With St. Augustine city commissioners and city staff working to solve what has been described as a panhandling and vagrancy crisis in the downtown area, city Police Chief Barry Fox is finally getting something his department has been requesting for at least the last two years: more officers.
“We are reprioritizing within our existing budget to add two positions,” City Manager John Regan told The Record on Thursday. “That’s already done.”
The conversation followed Monday’s city commission meeting where commissioners asked Fox just how many officers he needed to increase his department’s visibility in the downtown area and create what some called a “chilling effect” on problems associated with the increased homeless presence.
“That’s a very difficult question because you are asking me at a time of crisis,” Fox said at one point in the back and forth.
For at least two years, Fox reminded them, he has been asking to add four positions to deal with increased traffic and the associated crashes as well as a growing and increasingly vibrant nightlife in the city and all of the law enforcement needs that accompany it.
“I think we can do four …” he told commissioners.
“But it doesn’t account for the fact that I needed four two to three years ago to bring up my patrol squads,” he added.
Pressed further, Fox said in response to a question from Mayor Nancy Shaver that he needed two officers just for the urban area that includes St. George Street and the Plaza de la Constitucion, where homeless are often concentrated.
“I need at least, probably at least, two more officers in the downtown area,” he said. “I need to expand in the downtown area.”
That’s a total of six officers.
In his office Thursday morning, Fox talked a little about the challenges his office faces, both with manpower and with the homeless situation downtown.
“I hate to keep saying homeless because you just can’t police your way out of this thing,” he said.
With courts saying that panhandling is a First Amendment protected activity, officers can no longer enforce the city’s panhandling ordinance (they can still enforce against “aggressive” panhandling). But what they can enforce are the laws against public intoxication, urination in public, fighting and other problems that seem to have cropped up with the influx of homeless in the downtown area.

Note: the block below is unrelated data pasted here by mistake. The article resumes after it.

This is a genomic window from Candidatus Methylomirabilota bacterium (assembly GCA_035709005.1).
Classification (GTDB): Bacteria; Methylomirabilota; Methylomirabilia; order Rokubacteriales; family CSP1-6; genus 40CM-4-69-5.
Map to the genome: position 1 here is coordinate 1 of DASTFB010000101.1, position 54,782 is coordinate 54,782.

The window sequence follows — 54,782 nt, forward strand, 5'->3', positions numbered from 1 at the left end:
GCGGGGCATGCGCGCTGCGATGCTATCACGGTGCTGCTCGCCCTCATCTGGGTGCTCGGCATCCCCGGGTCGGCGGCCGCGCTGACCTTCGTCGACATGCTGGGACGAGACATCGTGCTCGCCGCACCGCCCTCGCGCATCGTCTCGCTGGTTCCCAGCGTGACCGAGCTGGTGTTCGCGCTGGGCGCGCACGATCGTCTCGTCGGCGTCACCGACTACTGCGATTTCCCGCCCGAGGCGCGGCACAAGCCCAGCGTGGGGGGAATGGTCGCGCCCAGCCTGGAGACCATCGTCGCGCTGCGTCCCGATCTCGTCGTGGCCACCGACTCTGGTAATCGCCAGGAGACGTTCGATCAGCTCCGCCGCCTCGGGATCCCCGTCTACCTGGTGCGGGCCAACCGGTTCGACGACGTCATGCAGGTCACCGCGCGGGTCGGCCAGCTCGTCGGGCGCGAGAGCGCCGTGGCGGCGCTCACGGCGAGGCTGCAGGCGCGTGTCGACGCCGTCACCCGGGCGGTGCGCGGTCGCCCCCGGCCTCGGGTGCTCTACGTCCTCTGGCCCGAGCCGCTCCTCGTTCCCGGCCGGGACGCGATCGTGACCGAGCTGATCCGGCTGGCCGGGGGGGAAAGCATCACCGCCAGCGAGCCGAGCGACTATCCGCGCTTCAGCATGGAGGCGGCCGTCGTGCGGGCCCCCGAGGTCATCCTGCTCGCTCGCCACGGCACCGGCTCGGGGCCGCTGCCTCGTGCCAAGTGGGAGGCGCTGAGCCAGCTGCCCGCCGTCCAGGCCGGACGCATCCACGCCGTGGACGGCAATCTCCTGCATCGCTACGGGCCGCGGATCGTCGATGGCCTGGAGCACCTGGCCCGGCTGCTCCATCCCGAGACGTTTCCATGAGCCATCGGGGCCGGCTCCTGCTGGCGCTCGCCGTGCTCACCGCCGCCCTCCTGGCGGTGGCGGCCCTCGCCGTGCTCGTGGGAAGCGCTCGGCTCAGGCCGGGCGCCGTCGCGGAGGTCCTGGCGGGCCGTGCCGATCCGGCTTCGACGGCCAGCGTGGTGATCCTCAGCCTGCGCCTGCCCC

Fox expressed hesistance on his part to exploit the current crisis and ask for more officers than he really needed. He also didn’t want to give the impression that his department, alone, with sufficient resources, could solve the problem.
With the two new officers coming on board though (it takes six months to get an officer trained), Fox said he thinks he can increase that desired presence and hopefully curb some of the behaviors business owners, residents and tourists have been complaining about.
“Can we manage it?” he said. “Yeah, I think we can have a small impact.”
What he gets beyond those two remains to be seen.
Fox said he still needs at least four new positions, total, to “plus up” patrol that can be as low as four officers and a supervisor on some nights.
If that’s all he gets, he said he might consider putting them all in a sort of “swing shift” that can work the downtown area on weekend nights and other times when they are needed — an approach he refers to as “data driven deployment” — as well as any other crisis that might come up, like the current homeless situation.
“I think I can deploy the four … I can keep them target specific, to address the issues,” he said.
That targeted approach could have an impact on many of the behaviors that often take place out of sight of a uniformed officer.
“I believe if I can increase the visual presence, some of the acts associated with homelessness will be reduced,” Fox said.
Regan agrees and said that is why the decision was made to add the two officers immediately (they will be putting the hiring of a new police accreditation manager on hold to help pay for the additions).
But, Regan pointed out, they are doing more than just adding those two. They are also redirecting the police community affairs officer to act as a liaison between the department and the homeless service providers, like downtown’s St. Francis House.
“That adds another significant layer of police presence,” Regan said.
What gets added beyond that — whether it be the two more officers that Fox has been asking for, or an additional four — he wouldn’t say.
Like Fox, Regan, who laid out his overall plan for addressing the community’s concerns at Monday’s commission meeting, said law enforcement is only one component to the overall solution.
Future additions, he said, likely won’t come until after the next budget process and a hard look at the city’s strategic plan.
“You can’t police your way out of the problem,” Regan said. “If you do just one thing you are not going to get the right outcome.”